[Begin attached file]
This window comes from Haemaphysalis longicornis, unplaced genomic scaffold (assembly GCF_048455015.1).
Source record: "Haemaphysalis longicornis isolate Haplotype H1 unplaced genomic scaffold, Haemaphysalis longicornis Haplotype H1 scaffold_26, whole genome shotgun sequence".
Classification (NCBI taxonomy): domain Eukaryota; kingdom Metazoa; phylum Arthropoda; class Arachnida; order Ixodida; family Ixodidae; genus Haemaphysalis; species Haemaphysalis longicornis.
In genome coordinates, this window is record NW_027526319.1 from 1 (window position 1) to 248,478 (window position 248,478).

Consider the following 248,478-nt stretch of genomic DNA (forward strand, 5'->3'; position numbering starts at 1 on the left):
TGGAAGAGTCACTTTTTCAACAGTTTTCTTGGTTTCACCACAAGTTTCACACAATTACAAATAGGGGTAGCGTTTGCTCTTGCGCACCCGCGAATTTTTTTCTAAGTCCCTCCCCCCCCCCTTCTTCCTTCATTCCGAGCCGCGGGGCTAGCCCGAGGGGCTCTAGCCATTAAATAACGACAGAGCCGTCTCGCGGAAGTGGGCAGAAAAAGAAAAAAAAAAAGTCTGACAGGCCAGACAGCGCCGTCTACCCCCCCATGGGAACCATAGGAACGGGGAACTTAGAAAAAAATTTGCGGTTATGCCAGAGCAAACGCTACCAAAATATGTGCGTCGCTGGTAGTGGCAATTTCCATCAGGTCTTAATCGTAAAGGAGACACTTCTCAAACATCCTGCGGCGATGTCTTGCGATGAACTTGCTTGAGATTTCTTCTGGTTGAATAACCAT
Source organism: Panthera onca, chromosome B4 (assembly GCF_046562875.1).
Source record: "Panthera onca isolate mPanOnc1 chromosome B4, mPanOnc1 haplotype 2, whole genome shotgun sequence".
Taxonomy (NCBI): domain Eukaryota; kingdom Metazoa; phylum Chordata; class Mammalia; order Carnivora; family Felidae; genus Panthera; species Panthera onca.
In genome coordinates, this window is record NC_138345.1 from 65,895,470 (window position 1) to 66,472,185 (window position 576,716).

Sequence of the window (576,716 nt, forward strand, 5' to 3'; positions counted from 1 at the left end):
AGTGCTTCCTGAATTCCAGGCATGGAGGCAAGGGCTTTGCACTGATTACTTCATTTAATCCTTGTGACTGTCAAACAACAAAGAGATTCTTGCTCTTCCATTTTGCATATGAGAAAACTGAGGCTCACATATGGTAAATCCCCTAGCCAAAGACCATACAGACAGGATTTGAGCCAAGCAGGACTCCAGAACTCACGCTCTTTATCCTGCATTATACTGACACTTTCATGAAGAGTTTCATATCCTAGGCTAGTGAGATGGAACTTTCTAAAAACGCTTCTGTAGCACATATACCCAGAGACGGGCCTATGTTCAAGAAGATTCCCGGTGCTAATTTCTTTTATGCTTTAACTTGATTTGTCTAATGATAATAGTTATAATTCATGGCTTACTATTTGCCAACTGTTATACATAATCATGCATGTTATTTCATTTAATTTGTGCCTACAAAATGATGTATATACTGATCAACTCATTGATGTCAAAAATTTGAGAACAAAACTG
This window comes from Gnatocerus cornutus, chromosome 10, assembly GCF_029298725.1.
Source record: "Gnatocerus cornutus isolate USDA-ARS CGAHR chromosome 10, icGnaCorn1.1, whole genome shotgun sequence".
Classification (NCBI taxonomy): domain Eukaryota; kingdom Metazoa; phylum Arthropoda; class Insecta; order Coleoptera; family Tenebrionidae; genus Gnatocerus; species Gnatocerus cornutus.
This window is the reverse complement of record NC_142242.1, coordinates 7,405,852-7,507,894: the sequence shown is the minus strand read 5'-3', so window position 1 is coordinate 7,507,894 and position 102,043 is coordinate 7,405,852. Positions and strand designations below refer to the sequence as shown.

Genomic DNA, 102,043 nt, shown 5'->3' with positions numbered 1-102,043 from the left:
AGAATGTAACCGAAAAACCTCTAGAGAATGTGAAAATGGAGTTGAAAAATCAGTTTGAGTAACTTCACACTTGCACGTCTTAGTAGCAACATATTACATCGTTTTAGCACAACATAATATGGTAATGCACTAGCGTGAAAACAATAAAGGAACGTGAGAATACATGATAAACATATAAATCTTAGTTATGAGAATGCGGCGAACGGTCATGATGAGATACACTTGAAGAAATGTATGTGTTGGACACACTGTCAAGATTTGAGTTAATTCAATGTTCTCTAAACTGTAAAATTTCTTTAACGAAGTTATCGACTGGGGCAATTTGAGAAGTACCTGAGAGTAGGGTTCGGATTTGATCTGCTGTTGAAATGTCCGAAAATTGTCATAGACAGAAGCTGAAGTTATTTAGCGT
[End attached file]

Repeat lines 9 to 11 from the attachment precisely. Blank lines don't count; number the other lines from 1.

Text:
Taxonomy (NCBI): domain Eukaryota; kingdom Metazoa; phylum Chordata; class Mammalia; order Carnivora; family Felidae; genus Panthera; species Panthera onca.
In genome coordinates, this window is record NC_138345.1 from 65,895,470 (window position 1) to 66,472,185 (window position 576,716).

Sequence of the window (576,716 nt, forward strand, 5' to 3'; positions counted from 1 at the left end):